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Is it "starve a fever" or feed a fever? (the American saying)

 
 
fbaezer
 
Reply Fri 22 Aug, 2014 12:15 pm
Much of my English was learned with an American girlfriend I had as a teen. Her mother had this phrase about illnesses: "feed a cold and starve a fever", and I have always taken it as a form of American wisdom.
Now, my wife's English conversation teacher told her it is "feed a fever", which is to make it deeper, so that many of the toxines leave the body.
Which is the correct American saying? Or is it that they have one saying in New Yoek (my formwr girlfriend's mom) and another in California (the teacher).

This is question about the usage of English, not about medicine & heañth.
 
View best answer, chosen by fbaezer
ehBeth
 
  3  
Reply Fri 22 Aug, 2014 12:29 pm
@fbaezer,
http://idioms.thefreedictionary.com/Feed+a+cold+and+starve+a+fever

http://www.english-idioms.com/index_files/feed-a-cold-starve-a-fever.html

http://www.brisbanetimes.com.au/national/health/medical-myth-feed-a-cold-starve-a-fever-20130507-2j494.html

given all the references to feed a cold ... being the correct idiom, I have heard it said both ways
0 Replies
 
contrex
 
  3  
Reply Fri 22 Aug, 2014 12:29 pm
In Britain (where English comes from) people say "feed a cold, starve a fever" (since at least 1500).
0 Replies
 
Butrflynet
  Selected Answer
 
  3  
Reply Fri 22 Aug, 2014 12:29 pm
@fbaezer,
http://www.scientificamerican.com/article/fact-or-fiction-feed-a-cold/

Quote:
Maxims typically date back many years, but “feed a cold, starve a fever” may beat them all. This saying has been traced to a 1574 dictionary by John Withals, which noted that “fasting is a great remedy of fever.” The belief is that eating food may help the body generate warmth during a “cold” and that avoiding food may help it cool down when overheated.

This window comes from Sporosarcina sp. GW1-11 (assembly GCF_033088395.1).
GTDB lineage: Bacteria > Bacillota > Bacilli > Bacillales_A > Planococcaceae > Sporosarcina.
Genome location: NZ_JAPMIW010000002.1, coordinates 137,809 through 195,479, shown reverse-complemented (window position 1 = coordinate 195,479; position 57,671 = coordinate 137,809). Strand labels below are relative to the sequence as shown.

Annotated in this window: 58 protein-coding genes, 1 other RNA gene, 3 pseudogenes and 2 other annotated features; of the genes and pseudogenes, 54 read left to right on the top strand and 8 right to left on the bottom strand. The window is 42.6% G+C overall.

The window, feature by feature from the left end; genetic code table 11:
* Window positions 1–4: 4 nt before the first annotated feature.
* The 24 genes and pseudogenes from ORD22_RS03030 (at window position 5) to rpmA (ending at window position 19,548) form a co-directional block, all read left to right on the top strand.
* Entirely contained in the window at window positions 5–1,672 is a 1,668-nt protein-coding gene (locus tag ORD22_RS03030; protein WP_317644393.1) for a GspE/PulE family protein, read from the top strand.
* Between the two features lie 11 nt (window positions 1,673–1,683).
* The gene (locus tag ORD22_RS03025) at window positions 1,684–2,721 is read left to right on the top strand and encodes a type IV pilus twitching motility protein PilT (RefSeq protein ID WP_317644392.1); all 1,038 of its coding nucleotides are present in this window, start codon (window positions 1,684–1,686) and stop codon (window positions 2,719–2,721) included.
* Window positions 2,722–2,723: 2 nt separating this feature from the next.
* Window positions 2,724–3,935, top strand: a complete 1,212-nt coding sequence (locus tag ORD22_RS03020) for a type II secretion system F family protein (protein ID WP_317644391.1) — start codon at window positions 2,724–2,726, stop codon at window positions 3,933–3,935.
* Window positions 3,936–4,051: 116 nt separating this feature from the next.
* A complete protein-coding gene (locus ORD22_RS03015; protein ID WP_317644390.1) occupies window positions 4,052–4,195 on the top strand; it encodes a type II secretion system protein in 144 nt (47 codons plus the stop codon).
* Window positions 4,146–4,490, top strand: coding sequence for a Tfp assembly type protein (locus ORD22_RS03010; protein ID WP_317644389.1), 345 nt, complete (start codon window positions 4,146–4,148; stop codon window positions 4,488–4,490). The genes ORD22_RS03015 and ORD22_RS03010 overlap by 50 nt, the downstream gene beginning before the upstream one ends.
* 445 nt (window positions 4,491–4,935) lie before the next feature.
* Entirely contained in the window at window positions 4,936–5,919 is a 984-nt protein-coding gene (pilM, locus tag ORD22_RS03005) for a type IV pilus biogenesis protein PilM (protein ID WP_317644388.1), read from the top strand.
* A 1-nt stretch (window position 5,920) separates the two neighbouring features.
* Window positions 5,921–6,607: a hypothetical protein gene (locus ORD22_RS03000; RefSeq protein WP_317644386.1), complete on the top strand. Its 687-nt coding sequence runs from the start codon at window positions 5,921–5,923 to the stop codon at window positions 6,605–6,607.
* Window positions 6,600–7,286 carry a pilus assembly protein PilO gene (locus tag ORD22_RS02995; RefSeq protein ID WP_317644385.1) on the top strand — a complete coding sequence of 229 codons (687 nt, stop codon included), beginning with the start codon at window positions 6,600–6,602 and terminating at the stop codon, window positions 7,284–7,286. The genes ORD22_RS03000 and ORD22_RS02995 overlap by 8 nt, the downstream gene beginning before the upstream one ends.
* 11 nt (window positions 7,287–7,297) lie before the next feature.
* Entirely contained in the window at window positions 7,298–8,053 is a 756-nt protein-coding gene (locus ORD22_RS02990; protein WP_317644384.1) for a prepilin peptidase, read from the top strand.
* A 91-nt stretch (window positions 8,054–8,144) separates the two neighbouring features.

http://farmersalmanac.com/health/2010/01/25/feed-a-fever-and-starve-a-cold-or-vice-versa/

Quote:
We’ve all heard the saying — “Starve a fever and feed a cold.” Or is it, “Feed a fever and starve a cold?” While many people get confused on the wording, the actual phrase, which dates back to the middle 1500s, advocates starving a fever while feeding a cold.
0 Replies
 
contrex
 
  3  
Reply Fri 22 Aug, 2014 12:40 pm
Referring to the title, the saying is not merely an "American" saying, it is an English saying, that is, it is found all over the English speaking world, in which there are nearly as many English speakers outside the United States as in them.
0 Replies
 
roger
 
  3  
Reply Fri 22 Aug, 2014 12:53 pm
@fbaezer,
Now that you have your answer, I'll try to relate a comic strip from years ago.

The kid's hungry and the parents are arguing whether it's "starve a fever; feed a cold", or "starve a cold; feed a fever". By questioning the parents, kid determines that he does have a fever and does have a cold. Now, he points to his mouth and says "I'm hungry! Feed me".
0 Replies
 
fbaezer
 
  2  
Reply Fri 22 Aug, 2014 02:08 pm
Thank you, guys, for your fast and precise answers.

(And Contrex, I bow: it's old English wisdom, not American wisdom)

It's always nice to be on the winning side of a discussion with your spouse (and her teacher). Smile
0 Replies
 
ossobuco
 
  2  
Reply Fri 22 Aug, 2014 08:23 pm
@fbaezer,
Feed a cold and also the mother.
ossobuco
 
  1  
Reply Sat 23 Aug, 2014 04:27 pm
@ossobuco,
Adds, I'm a californian, and so there.
0 Replies
 
 

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